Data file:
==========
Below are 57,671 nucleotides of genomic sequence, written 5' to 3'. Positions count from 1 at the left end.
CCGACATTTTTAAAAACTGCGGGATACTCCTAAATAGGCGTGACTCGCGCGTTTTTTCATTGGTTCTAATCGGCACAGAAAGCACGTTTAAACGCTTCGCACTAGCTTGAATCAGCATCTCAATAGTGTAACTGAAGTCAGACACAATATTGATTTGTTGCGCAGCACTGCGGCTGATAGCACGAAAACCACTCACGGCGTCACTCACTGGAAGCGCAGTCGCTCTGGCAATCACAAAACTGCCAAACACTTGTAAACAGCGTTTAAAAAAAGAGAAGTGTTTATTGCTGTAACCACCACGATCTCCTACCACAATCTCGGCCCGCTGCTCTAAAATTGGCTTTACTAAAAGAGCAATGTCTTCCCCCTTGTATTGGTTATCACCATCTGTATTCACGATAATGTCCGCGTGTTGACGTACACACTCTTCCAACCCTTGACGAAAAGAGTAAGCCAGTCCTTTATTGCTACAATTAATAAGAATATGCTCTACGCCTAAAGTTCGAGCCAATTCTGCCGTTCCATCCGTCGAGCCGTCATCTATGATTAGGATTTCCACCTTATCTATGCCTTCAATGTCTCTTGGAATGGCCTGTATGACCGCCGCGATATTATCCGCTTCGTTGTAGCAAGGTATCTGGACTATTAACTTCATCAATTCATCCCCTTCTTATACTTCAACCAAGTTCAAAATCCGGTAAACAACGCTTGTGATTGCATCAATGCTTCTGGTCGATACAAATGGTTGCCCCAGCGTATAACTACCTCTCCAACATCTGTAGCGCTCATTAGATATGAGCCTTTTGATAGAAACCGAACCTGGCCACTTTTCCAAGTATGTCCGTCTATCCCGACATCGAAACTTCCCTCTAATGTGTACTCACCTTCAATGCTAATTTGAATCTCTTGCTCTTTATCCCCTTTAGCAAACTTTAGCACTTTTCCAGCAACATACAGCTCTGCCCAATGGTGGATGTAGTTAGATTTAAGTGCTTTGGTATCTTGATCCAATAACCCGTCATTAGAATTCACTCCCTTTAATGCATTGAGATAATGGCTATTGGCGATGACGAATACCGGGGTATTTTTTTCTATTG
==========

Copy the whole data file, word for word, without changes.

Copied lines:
Below are 57,671 nucleotides of genomic sequence, written 5' to 3'. Positions count from 1 at the left end.
CCGACATTTTTAAAAACTGCGGGATACTCCTAAATAGGCGTGACTCGCGCGTTTTTTCATTGGTTCTAATCGGCACAGAAAGCACGTTTAAACGCTTCGCACTAGCTTGAATCAGCATCTCAATAGTGTAACTGAAGTCAGACACAATATTGATTTGTTGCGCAGCACTGCGGCTGATAGCACGAAAACCACTCACGGCGTCACTCACTGGAAGCGCAGTCGCTCTGGCAATCACAAAACTGCCAAACACTTGTAAACAGCGTTTAAAAAAAGAGAAGTGTTTATTGCTGTAACCACCACGATCTCCTACCACAATCTCGGCCCGCTGCTCTAAAATTGGCTTTACTAAAAGAGCAATGTCTTCCCCCTTGTATTGGTTATCACCATCTGTATTCACGATAATGTCCGCGTGTTGACGTACACACTCTTCCAACCCTTGACGAAAAGAGTAAGCCAGTCCTTTATTGCTACAATTAATAAGAATATGCTCTACGCCTAAAGTTCGAGCCAATTCTGCCGTTCCATCCGTCGAGCCGTCATCTATGATTAGGATTTCCACCTTATCTATGCCTTCAATGTCTCTTGGAATGGCCTGTATGACCGCCGCGATATTATCCGCTTCGTTGTAGCAAGGTATCTGGACTATTAACTTCATCAATTCATCCCCTTCTTATACTTCAACCAAGTTCAAAATCCGGTAAACAACGCTTGTGATTGCATCAATGCTTCTGGTCGATACAAATGGTTGCCCCAGCGTATAACTACCTCTCCAACATCTGTAGCGCTCATTAGATATGAGCCTTTTGATAGAAACCGAACCTGGCCACTTTTCCAAGTATGTCCGTCTATCCCGACATCGAAACTTCCCTCTAATGTGTACTCACCTTCAATGCTAATTTGAATCTCTTGCTCTTTATCCCCTTTAGCAAACTTTAGCACTTTTCCAGCAACATACAGCTCTGCCCAATGGTGGATGTAGTTAGATTTAAGTGCTTTGGTATCTTGATCCAATAACCCGTCATTAGAATTCACTCCCTTTAATGCATTGAGATAATGGCTATTGGCGATGACGAATACCGGGGTATTTTTTTCTATTG